3. Adjust the strips to fit snugly around the cake pans. Most cake strips come in sets of different sizes so if you’re using a scale to measure out the cake batter in each pan make sure to zero each pan out first.
How to Make Homemade Cake Strips
1. Wrap a paper towel around a cake pan to find the circumference (It doesn’t have to be exact), then fold lengthwise to about 2-inches.
2. Wet the paper towel and wring out the excess water. You want the towel to be very damp but not dripping wet.
Cut a length of foil that’s about 2-inches longer than the paper towel. Place the paper towel on the tin foil sheet and wrap. This will hold in the moisture of the paper towel in during baking.
4. Place your pan sideways, wrap the tin foil around it, crimp the edge a few times so that it holds in place. Fold the edge underneath so that it’s in place and won’t slip off.
Click here for my moist vanilla cake that was featured in the YouTube video!
I’ve included my FAVORITE ultra moist vanilla cake recipe below! It’s styled with Easter eggs in a toasted coconut nest but you can adapt it for any decoration scheme!
If you’ve tried this technique then don’t forget to leave a rating and let me know how you got on in the comments below, I love hearing from you!
How to Get Flat Cake layers
For the Cake:
- 1 2/3 cup all-purpose flour 213g
- 1 cup sugar 228g
- 1/4 tsp baking soda 2g
- 1 tsp baking powder 4g
- 3/4 cup unsalted butter 176g room temperature
- 3 egg whites
- 3 tsp vanilla extract
- 1/2 cup sour cream 133g
- 1/2 cup whole milk 113g
For the Vanilla Buttercream:
- 2 lbs confectioners sugar 907g
- 1 lb butter 456g unsalted, room temperature
- 3 tsp vanilla
- 1 tbsp milk
- 1/4 tsp kosher salt
- Blue food coloring optional
For the Assembly:
- ½ cup coconut 40g toasted, sweetened
- 2 tsp cocoa powder nice quality
- 4 tsp vanilla extract
- 6 chocolate eggs mini
For the Cake:
- Preheat oven to 325 degrees F.
- Spread coconut flakes out on a baking sheet. Cook for about 5-10 minutes. They will toast quickly. Let cool.
- Increase temp to 340 degrees F. Butter and flour three 6-inch pans. I use cake strips on my pans for more even baking as well.
- Sift the dry ingredients (including sugar) together in a large bowl.
- Beat the wet ingredients together in a medium bowl.
- Add the wet to the dry and mix until just combined.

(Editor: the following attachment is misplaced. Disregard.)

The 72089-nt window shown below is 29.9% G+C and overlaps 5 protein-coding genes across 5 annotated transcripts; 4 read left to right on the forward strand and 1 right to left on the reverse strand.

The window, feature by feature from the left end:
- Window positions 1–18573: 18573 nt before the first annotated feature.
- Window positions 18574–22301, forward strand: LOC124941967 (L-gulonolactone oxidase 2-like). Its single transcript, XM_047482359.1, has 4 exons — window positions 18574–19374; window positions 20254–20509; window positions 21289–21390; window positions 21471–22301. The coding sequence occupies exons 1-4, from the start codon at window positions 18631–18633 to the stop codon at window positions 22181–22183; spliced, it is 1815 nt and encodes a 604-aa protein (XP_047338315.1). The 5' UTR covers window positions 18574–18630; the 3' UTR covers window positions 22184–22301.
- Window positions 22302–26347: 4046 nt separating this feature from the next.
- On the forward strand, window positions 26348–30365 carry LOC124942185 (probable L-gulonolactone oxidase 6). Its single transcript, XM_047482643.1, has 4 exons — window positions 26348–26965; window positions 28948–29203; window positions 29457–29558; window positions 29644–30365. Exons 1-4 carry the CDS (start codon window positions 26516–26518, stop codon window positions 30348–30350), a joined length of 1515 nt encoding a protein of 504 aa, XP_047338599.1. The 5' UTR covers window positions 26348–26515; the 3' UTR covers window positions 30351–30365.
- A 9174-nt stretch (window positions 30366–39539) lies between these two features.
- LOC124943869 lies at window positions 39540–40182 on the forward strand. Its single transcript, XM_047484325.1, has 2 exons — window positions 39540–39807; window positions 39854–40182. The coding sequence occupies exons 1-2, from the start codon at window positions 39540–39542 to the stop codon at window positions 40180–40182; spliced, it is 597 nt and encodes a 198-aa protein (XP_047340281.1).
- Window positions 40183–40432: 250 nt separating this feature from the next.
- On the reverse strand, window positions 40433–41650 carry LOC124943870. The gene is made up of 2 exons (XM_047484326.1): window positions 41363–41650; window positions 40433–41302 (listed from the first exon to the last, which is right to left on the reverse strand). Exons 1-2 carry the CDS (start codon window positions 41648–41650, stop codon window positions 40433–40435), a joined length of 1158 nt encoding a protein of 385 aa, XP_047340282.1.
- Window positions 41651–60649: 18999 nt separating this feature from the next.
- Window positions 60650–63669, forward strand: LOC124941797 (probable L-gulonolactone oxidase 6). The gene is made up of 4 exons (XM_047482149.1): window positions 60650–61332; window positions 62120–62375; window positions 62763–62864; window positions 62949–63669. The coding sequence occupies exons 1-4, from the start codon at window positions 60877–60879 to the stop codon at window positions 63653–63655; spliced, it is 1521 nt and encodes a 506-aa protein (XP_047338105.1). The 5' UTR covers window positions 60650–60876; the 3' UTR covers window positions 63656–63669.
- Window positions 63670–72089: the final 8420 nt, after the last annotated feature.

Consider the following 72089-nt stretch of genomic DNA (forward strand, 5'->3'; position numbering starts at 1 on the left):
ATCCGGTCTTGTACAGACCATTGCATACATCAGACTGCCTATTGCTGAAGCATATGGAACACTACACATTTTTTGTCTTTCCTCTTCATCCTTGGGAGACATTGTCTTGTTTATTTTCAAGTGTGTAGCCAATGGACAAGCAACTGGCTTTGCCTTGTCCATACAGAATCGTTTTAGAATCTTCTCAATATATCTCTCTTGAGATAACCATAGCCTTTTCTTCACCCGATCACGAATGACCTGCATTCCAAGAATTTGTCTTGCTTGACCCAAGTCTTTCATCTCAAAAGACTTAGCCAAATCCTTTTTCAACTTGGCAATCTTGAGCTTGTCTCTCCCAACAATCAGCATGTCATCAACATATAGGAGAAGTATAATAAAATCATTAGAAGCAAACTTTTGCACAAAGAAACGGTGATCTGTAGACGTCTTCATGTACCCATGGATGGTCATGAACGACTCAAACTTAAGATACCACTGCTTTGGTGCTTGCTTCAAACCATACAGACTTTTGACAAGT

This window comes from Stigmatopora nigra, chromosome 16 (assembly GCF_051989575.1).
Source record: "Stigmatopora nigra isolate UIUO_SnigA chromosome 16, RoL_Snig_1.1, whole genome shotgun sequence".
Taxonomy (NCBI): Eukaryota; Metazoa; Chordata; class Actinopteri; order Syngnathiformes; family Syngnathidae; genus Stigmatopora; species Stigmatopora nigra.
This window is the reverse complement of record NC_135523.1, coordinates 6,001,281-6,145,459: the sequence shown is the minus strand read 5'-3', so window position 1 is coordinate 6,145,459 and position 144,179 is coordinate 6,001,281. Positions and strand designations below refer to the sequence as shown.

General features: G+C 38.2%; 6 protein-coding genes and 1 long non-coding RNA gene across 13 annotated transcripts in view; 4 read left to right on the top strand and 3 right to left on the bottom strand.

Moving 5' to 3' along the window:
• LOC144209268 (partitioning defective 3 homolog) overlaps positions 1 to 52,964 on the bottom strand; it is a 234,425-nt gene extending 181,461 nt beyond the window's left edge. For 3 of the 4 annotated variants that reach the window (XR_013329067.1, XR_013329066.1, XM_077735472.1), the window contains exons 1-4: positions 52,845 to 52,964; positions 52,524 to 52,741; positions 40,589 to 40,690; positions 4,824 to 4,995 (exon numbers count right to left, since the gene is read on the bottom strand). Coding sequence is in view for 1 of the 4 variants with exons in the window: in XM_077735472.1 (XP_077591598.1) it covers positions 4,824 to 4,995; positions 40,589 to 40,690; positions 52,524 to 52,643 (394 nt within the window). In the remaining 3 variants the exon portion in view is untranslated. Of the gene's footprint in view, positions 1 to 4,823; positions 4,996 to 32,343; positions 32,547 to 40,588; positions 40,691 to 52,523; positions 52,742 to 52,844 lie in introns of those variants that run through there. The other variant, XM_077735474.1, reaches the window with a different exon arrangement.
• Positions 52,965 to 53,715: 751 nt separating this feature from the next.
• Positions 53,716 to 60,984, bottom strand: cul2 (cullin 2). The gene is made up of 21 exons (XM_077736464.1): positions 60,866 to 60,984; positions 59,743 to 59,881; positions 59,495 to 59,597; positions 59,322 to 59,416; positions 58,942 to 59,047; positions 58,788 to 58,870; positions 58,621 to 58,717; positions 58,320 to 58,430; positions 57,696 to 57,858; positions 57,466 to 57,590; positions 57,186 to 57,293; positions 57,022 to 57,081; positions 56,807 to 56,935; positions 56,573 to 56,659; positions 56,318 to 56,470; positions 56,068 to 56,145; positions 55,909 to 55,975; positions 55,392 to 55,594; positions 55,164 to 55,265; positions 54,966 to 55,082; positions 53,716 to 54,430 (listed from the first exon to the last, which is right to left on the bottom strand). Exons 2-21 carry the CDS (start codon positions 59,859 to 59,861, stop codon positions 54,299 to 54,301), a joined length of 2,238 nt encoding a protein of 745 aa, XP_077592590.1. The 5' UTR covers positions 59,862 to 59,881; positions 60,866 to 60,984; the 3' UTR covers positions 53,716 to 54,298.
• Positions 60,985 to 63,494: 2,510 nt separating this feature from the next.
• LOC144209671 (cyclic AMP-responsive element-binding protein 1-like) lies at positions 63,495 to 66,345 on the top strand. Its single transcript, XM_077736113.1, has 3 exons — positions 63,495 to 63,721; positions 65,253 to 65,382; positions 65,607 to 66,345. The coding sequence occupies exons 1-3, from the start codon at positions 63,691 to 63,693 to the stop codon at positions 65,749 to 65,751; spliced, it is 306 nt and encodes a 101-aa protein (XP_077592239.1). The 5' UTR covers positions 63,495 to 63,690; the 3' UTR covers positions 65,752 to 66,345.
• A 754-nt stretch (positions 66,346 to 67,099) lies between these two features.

- Divide the mixture evenly into the cake pans. Place wet cake strips around pans.
- Bake at for about 25-30 minutes or until the centers are springy to the touch.
For the Vanilla Buttercream:
- Beat the butter until light and fluffy. Add the confectioners' sugar, 1 tsp vanilla, 1/4 tsp salt, and milk. Mix.
- Transfer to a piping bag. Snip off the tip.
For the Assembly:
- Pipe buttercream between each cake layer.
- Pipe an outer layer and smooth out with a scraper.
- Mix cocoa powder and vanilla or alcohol. Using a paint brush, splatter the cake and chocolate eggs to create a speckled look.
- Chill for about 10-15 minutes.
- Pipe a ring of buttercream on the cake. Press toasted coconut flakes onto ring. Create a nest shape.
- Add eggs to the inside of the nest.
- This cake is Easter-themed but you can skip the blue food coloring, coconut nest and chocolate eggs to make any style vanilla cake you'd like!
- If you’re not using 6-inch pans, double the recipe for 8-inch pans or triple the recipe for 9-inch pans.
- If you see little clumps of butter after you mix the wet ingredients don’t panic, it all works out by the time you mix in the dry ingredients. You can even use melted butter and warm the milk and sour cream up a bit if you like.
- You can substitute whole milk yogurt for the sour cream if desired, I do it all the time and can’t really tell the difference.
- To get FLAT layers that are moist inside and out try using cake strips! You can buy a set online or make your own from foil and paper towels at home. I made a whole blog post on it so check it out if you’re interested!
- Think American buttercream is too sweet??? Whip up a batch of Italian meringue buttercream instead! It's super-smooth and not too sweet.